Orange to rate environmental impact of mobile phones

Network operator Orange will rate the environmental impact of the fixed-line and mobile phones it sells, it said Friday.

The company will publish eco-ratings for the first 30 products on its French Web-site in mid-October and will extend it to all the products it sells next year, it said.

Orange is the brand used by France Télécom for its mobile phone and Internet access activities in France, the U.K. and other European countries. Orange is the exclusive service provider for Apple’s iPhone in France; it also provides iPhone service in Austria, Switzerland, Poland, Liechtenstein, Romania, and Slovakia.

Orange’s ratings initially concern its French stores and networks, and are based on five indicators, compiled by the company BIO Intelligence Service:

  • CO2 assessment, a measure of the greenhouse gas emissions caused by the phone’s manufacture and use;
  • Energy efficiency, a gauge of the phone’s power consumption and of any features that allow consumption to be reduced;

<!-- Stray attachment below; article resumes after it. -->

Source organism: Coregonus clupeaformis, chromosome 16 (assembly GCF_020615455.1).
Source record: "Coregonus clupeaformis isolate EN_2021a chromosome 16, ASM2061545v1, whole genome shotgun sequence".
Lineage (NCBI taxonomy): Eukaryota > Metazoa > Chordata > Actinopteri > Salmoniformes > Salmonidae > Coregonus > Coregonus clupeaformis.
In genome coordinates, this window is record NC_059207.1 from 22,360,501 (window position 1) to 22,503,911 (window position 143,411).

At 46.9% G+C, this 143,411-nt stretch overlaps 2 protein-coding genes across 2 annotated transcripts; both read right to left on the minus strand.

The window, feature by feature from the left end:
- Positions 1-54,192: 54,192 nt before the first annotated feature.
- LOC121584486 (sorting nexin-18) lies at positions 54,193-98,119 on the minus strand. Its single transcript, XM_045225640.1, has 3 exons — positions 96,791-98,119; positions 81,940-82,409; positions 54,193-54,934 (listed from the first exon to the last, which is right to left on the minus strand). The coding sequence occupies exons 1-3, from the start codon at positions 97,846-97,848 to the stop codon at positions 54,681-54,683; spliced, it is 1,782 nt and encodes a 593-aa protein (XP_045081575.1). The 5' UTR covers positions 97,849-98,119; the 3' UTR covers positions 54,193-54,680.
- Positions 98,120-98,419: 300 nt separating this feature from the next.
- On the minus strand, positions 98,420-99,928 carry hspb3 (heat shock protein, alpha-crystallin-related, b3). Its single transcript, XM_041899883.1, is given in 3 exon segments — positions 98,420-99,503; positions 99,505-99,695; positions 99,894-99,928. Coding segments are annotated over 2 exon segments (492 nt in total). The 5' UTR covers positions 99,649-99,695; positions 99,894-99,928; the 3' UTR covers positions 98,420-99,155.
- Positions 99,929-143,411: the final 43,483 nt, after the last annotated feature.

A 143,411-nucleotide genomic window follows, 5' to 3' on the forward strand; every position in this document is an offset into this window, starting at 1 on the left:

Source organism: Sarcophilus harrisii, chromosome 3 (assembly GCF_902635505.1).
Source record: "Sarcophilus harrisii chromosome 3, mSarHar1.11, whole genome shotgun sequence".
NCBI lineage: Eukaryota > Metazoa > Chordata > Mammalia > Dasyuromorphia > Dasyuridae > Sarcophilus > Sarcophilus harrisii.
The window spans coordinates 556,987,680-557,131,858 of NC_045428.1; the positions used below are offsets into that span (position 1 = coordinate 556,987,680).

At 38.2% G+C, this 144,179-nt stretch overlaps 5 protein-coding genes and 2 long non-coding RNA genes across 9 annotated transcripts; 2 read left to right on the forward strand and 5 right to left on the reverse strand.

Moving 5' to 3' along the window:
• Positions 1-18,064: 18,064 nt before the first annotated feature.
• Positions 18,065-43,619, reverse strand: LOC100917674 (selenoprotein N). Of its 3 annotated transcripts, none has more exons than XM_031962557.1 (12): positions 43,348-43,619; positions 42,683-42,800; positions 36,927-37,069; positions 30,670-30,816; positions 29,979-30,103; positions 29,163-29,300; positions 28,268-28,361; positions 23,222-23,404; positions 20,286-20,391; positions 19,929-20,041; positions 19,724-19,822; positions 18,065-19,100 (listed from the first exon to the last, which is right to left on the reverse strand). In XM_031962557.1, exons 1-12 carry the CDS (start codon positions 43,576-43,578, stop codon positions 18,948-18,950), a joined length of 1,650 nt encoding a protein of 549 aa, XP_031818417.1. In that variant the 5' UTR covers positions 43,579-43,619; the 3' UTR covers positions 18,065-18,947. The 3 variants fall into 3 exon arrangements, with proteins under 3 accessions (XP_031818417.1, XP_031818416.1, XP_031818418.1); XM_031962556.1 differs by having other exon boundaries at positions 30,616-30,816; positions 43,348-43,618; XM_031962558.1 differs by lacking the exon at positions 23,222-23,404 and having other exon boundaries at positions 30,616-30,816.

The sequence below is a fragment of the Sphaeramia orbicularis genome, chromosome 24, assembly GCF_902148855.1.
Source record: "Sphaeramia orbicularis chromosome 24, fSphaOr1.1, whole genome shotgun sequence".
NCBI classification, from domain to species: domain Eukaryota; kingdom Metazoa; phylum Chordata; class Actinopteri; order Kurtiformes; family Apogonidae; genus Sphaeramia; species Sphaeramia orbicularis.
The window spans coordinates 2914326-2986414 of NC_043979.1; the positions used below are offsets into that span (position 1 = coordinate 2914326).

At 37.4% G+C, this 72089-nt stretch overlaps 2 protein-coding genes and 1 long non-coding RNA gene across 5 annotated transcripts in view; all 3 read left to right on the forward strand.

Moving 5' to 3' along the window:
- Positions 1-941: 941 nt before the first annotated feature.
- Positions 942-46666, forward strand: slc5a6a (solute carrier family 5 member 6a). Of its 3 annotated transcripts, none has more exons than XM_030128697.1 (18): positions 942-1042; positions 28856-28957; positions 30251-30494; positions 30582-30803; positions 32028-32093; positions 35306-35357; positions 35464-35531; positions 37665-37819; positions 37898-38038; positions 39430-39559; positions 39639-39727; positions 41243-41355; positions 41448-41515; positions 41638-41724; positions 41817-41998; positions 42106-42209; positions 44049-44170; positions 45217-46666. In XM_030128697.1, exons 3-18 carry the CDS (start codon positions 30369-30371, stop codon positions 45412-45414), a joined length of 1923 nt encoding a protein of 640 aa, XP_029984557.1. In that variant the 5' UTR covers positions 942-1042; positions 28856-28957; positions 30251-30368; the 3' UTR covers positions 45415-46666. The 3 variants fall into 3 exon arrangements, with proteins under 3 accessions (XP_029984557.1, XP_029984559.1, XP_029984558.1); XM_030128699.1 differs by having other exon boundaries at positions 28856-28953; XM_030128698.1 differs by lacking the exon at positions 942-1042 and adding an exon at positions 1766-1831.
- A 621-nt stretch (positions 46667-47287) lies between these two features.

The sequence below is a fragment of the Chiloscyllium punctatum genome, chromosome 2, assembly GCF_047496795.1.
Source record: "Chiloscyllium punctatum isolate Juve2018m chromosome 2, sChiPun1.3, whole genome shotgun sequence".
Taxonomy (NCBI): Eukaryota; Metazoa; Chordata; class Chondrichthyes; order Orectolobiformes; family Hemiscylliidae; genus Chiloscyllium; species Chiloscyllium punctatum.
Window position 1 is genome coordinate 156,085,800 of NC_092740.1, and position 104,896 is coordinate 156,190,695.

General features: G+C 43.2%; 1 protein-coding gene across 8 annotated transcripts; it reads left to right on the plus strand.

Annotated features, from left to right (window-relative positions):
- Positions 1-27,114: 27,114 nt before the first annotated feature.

• Resource preservation, a broad rating of whether the materials used to make the product are nonrenewable or whether, like the gold and tantalum used in electrical connections and capacitors, they come from what Orange describes as “sensitive economic or social environments”;
  • Limitation of dangerous substances, a measure of whether the phone avoids the use of toxic chemicals—although the most dangerous of these are already prohibited by European Union law;
  • Waste reduction, a rating of whether the device can be repaired and whether it or its packaging can be recycled.

Orange’s program, developed in conjunction with environmental group WWF, could give the French government some food for thought.

After the success of an eco-tax to penalize buyers of polluting vehicles and reward purchasers of vehicles with lower CO2 emissions, the government had talked of extending the measures to other products. Those plans were postponed last month because, the government said, there were no clear environmental criteria for products other than cars.

In France mobile phones—and most other electrical and electronic goods—are already subject to a special tax called “eco-participation,” intended to fund recycling of the products at the end of their lives. Although the current eco-tax on mobile phones differs from that for, say, photocopiers, it’s the same for all models of phone, and at just €0.01 (US$.01), is nowhere near enough to influence customers to choose more environmentally friendly products.

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